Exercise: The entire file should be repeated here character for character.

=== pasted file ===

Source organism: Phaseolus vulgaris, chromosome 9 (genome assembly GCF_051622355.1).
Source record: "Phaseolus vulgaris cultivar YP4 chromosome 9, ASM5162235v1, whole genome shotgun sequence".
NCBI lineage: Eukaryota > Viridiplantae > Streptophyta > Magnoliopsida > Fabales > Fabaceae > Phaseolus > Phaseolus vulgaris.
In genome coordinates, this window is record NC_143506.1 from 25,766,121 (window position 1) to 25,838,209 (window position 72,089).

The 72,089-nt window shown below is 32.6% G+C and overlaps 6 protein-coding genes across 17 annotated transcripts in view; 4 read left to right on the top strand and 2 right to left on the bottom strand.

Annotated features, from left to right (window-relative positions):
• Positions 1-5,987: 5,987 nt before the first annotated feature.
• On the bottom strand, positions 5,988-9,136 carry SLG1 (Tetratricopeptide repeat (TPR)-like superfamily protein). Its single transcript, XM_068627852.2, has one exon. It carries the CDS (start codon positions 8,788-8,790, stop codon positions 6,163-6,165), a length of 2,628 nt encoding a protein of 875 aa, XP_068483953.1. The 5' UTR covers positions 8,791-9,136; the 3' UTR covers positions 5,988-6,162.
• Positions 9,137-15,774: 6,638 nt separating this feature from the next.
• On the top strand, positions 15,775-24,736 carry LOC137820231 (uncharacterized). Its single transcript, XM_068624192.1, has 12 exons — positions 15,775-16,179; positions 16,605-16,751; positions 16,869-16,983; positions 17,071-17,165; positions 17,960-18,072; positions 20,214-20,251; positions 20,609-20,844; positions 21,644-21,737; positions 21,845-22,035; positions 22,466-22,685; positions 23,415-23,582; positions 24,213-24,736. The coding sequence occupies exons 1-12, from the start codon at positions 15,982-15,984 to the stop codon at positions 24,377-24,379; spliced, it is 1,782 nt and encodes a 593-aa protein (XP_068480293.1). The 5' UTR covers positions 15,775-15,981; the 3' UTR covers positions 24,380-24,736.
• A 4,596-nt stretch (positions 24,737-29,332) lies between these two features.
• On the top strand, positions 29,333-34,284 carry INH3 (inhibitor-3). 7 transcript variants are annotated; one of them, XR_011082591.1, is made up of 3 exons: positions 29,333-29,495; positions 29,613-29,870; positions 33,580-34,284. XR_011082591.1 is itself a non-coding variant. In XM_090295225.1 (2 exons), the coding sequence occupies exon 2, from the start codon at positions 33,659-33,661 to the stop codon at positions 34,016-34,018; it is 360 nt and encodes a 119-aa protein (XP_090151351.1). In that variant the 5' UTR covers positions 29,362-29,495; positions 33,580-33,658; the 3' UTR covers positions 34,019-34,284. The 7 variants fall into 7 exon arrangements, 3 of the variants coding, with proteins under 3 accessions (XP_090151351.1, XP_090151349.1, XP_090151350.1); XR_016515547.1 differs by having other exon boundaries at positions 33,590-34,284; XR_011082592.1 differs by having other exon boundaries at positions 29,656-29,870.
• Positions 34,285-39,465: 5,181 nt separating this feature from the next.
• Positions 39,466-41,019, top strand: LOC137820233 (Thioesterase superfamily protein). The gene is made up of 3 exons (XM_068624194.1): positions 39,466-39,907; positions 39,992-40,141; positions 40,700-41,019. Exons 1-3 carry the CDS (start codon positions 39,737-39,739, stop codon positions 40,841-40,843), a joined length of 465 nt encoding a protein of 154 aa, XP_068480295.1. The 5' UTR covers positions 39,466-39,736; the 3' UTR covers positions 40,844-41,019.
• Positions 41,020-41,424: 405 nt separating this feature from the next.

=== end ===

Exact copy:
Source organism: Phaseolus vulgaris, chromosome 9 (genome assembly GCF_051622355.1).
Source record: "Phaseolus vulgaris cultivar YP4 chromosome 9, ASM5162235v1, whole genome shotgun sequence".
NCBI lineage: Eukaryota > Viridiplantae > Streptophyta > Magnoliopsida > Fabales > Fabaceae > Phaseolus > Phaseolus vulgaris.
In genome coordinates, this window is record NC_143506.1 from 25,766,121 (window position 1) to 25,838,209 (window position 72,089).

The 72,089-nt window shown below is 32.6% G+C and overlaps 6 protein-coding genes across 17 annotated transcripts in view; 4 read left to right on the top strand and 2 right to left on the bottom strand.

Annotated features, from left to right (window-relative positions):
• Positions 1-5,987: 5,987 nt before the first annotated feature.
• On the bottom strand, positions 5,988-9,136 carry SLG1 (Tetratricopeptide repeat (TPR)-like superfamily protein). Its single transcript, XM_068627852.2, has one exon. It carries the CDS (start codon positions 8,788-8,790, stop codon positions 6,163-6,165), a length of 2,628 nt encoding a protein of 875 aa, XP_068483953.1. The 5' UTR covers positions 8,791-9,136; the 3' UTR covers positions 5,988-6,162.
• Positions 9,137-15,774: 6,638 nt separating this feature from the next.
• On the top strand, positions 15,775-24,736 carry LOC137820231 (uncharacterized). Its single transcript, XM_068624192.1, has 12 exons — positions 15,775-16,179; positions 16,605-16,751; positions 16,869-16,983; positions 17,071-17,165; positions 17,960-18,072; positions 20,214-20,251; positions 20,609-20,844; positions 21,644-21,737; positions 21,845-22,035; positions 22,466-22,685; positions 23,415-23,582; positions 24,213-24,736. The coding sequence occupies exons 1-12, from the start codon at positions 15,982-15,984 to the stop codon at positions 24,377-24,379; spliced, it is 1,782 nt and encodes a 593-aa protein (XP_068480293.1). The 5' UTR covers positions 15,775-15,981; the 3' UTR covers positions 24,380-24,736.
• A 4,596-nt stretch (positions 24,737-29,332) lies between these two features.
• On the top strand, positions 29,333-34,284 carry INH3 (inhibitor-3). 7 transcript variants are annotated; one of them, XR_011082591.1, is made up of 3 exons: positions 29,333-29,495; positions 29,613-29,870; positions 33,580-34,284. XR_011082591.1 is itself a non-coding variant. In XM_090295225.1 (2 exons), the coding sequence occupies exon 2, from the start codon at positions 33,659-33,661 to the stop codon at positions 34,016-34,018; it is 360 nt and encodes a 119-aa protein (XP_090151351.1). In that variant the 5' UTR covers positions 29,362-29,495; positions 33,580-33,658; the 3' UTR covers positions 34,019-34,284. The 7 variants fall into 7 exon arrangements, 3 of the variants coding, with proteins under 3 accessions (XP_090151351.1, XP_090151349.1, XP_090151350.1); XR_016515547.1 differs by having other exon boundaries at positions 33,590-34,284; XR_011082592.1 differs by having other exon boundaries at positions 29,656-29,870.
• Positions 34,285-39,465: 5,181 nt separating this feature from the next.
• Positions 39,466-41,019, top strand: LOC137820233 (Thioesterase superfamily protein). The gene is made up of 3 exons (XM_068624194.1): positions 39,466-39,907; positions 39,992-40,141; positions 40,700-41,019. Exons 1-3 carry the CDS (start codon positions 39,737-39,739, stop codon positions 40,841-40,843), a joined length of 465 nt encoding a protein of 154 aa, XP_068480295.1. The 5' UTR covers positions 39,466-39,736; the 3' UTR covers positions 40,844-41,019.
• Positions 41,020-41,424: 405 nt separating this feature from the next.